Trip: Mt. Colonel Foster Winter Ascent- Direttissima

Date: Feb 6-9/2014

Trip Report:
With clear skies forecasted for the Pacific North-West, an unusually low snow pack, and cold temps for 5 days straight, the conditions and timing for a Winter attempt on Colonel Foster couldn't have been better. Initially our thoughts were on a new route on the West side of the mountain, or a complete summit traverse. However, upon reaching Landslide and Foster lakes, and seeing the condition of the Colonel's classic east face direct line: Direttissima, our climbing plans were set. 

Here's Mike at Landslide lake, eyeing up the ice on Colonel Foster's (1000 meter) East face, Feb 6, 2014.

A closer look at the East face, as seen from Foster lake- some mighty fine funk to be climbed here!

With the reality of what we were about to tackle looming over us, we set up camp at Foster lake, brewed some warm fluids up and promptly turned in early. The first part of the route was a moderate snow field, we pulled one rope out and sailed on up it till we reached the first crux section- the book has this as "600' of 80 degree ice climbing leading to easier angled climbing." Here's Mike just before we stated to pitch out the first section:

Here's Mike on the second pitch:

I took the first lead, and after 3 full pitches we found ourselves staring down easier terrain once again. A look down the route from the top of the 3'rd pitch:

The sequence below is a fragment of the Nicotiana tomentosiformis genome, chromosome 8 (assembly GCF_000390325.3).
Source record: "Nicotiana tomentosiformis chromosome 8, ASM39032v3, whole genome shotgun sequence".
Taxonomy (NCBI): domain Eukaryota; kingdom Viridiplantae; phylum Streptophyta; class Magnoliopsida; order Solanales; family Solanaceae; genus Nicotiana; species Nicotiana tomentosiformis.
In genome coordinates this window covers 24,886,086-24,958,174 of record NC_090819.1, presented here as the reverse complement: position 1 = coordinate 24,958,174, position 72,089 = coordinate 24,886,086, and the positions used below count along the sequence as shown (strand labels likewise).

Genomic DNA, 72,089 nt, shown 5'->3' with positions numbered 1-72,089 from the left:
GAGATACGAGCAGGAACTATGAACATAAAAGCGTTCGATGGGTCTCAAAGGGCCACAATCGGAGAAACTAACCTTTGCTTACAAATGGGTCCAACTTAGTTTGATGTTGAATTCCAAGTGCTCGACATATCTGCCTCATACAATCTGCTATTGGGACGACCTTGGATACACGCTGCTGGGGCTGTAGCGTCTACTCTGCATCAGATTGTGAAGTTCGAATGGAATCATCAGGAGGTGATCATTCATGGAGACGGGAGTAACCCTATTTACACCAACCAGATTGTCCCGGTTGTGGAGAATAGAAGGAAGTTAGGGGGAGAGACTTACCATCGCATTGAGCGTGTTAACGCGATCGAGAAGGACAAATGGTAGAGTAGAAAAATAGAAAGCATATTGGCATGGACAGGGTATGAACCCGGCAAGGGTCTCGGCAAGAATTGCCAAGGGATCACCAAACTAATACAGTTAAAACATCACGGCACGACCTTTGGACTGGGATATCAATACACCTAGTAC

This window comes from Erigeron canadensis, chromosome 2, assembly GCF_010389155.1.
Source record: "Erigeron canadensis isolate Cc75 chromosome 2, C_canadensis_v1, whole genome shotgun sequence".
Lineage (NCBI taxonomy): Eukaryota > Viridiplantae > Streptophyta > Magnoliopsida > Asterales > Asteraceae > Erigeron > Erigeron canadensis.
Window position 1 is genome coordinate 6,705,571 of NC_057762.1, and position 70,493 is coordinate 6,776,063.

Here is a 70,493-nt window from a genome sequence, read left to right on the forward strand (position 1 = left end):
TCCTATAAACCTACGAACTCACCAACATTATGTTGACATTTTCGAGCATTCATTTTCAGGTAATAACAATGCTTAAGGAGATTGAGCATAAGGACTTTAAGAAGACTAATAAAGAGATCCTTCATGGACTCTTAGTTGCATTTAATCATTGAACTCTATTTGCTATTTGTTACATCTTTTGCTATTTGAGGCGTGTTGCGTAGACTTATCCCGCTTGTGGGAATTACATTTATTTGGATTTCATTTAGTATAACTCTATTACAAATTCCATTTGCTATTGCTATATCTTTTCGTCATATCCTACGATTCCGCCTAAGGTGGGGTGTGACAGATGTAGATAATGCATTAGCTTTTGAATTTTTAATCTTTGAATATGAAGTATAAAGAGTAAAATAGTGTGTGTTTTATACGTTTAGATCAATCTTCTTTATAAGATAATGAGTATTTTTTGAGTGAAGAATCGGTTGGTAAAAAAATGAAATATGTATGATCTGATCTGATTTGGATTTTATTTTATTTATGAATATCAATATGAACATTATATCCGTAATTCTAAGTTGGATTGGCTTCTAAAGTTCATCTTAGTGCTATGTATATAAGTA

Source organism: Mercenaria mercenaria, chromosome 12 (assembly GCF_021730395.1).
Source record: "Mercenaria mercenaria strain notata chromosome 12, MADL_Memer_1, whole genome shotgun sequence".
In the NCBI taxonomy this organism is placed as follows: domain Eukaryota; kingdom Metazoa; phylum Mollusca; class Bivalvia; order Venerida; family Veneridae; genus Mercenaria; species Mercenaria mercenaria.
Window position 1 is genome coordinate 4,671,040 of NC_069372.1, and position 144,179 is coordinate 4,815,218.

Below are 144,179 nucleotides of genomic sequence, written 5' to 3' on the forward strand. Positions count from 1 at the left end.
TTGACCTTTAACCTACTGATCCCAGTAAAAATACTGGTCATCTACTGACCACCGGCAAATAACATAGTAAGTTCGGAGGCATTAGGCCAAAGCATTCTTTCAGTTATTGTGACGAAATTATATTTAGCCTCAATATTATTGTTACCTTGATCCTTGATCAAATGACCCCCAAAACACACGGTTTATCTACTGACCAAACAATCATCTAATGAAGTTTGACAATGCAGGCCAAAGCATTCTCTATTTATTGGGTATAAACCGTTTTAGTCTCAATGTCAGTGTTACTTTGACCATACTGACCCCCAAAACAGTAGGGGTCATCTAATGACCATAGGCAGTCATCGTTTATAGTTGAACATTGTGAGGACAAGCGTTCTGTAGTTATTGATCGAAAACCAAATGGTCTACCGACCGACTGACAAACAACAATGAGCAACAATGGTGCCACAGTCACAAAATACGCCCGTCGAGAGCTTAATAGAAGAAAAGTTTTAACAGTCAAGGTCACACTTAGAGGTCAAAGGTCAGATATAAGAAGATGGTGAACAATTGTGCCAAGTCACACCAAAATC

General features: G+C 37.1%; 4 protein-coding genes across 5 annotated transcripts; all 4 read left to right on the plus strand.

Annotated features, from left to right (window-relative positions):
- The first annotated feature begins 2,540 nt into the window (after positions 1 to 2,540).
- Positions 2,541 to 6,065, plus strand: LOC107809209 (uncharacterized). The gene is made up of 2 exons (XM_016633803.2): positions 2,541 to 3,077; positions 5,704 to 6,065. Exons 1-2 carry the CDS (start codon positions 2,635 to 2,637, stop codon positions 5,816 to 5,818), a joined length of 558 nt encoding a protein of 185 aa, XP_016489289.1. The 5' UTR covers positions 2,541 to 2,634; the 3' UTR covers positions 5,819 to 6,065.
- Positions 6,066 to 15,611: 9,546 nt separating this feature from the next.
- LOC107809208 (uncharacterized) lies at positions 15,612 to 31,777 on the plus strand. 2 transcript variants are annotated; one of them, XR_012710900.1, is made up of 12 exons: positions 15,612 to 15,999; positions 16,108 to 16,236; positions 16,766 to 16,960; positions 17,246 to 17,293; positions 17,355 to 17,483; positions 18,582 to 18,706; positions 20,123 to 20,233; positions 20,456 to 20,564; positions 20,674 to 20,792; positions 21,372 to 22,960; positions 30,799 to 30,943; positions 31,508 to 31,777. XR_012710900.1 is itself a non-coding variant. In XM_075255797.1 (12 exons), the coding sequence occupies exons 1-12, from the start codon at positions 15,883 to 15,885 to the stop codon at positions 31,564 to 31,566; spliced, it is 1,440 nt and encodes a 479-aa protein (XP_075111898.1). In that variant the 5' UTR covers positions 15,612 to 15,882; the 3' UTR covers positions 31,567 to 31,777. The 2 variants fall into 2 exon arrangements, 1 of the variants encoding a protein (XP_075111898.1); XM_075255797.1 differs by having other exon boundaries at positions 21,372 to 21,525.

Upon reaching milder terrain, mid-rotue, we opted to simul-climb. The climbing conditions were great when on snow, ice axes went in firmly and cramponing was a dream. The low-angled ice sections at times were decent, though most times were a little doggy, with good pro few and far between. Fortunately when things did steepen up the ice available was much more accepting of screws...we both had some healthy run outs and bottomed out a lot of placements along the way. 

Here's Mike on lead higher up on the route:

Our plan was: to climb the route in one day, find a bivy spot on the summit ridge, summit the following day and return to camp. Unfortunately our alarm, my watch, decided it didn't like the cold and shut down. This delay leaving Foster lake cost us valuable day light. We left camp @7AM, instead of the planned 5:30 departure. Even with a timely departure we would have been climbing in the dark for an extended period of time that first day. As things go, we climbed well into the night. Both Mike and I were haggared, dehydrated to the point of dry-heaving, tired to the point of nearly sleeping when belaying and desperate for comforts of a bivy; our 18 hour climb came to an end a mere 15 meters from the summit ridge @ 1 in the morning. With relief we crammed our tired souls inside a tiny, and I mean tiny cave, for a brew and rest.

We both agreed that we could have simul-climbed a lot more terrain high on the route, however, due to our haggared state and that fact that we were climbing at night the decision to pitch things out was the wise one. Here's a view of the upper part of the route, and the Elk valley, as seen from outside our bivy cave, morning of Feb 8, 2014. 

It was fortunate that we did stop when we did, as the crux of the climb was above us! I'm glad Mike lead this, (it's nice having a 5.12 rock climber on the other end of the rope) as it would have taken me a while to figure this part out!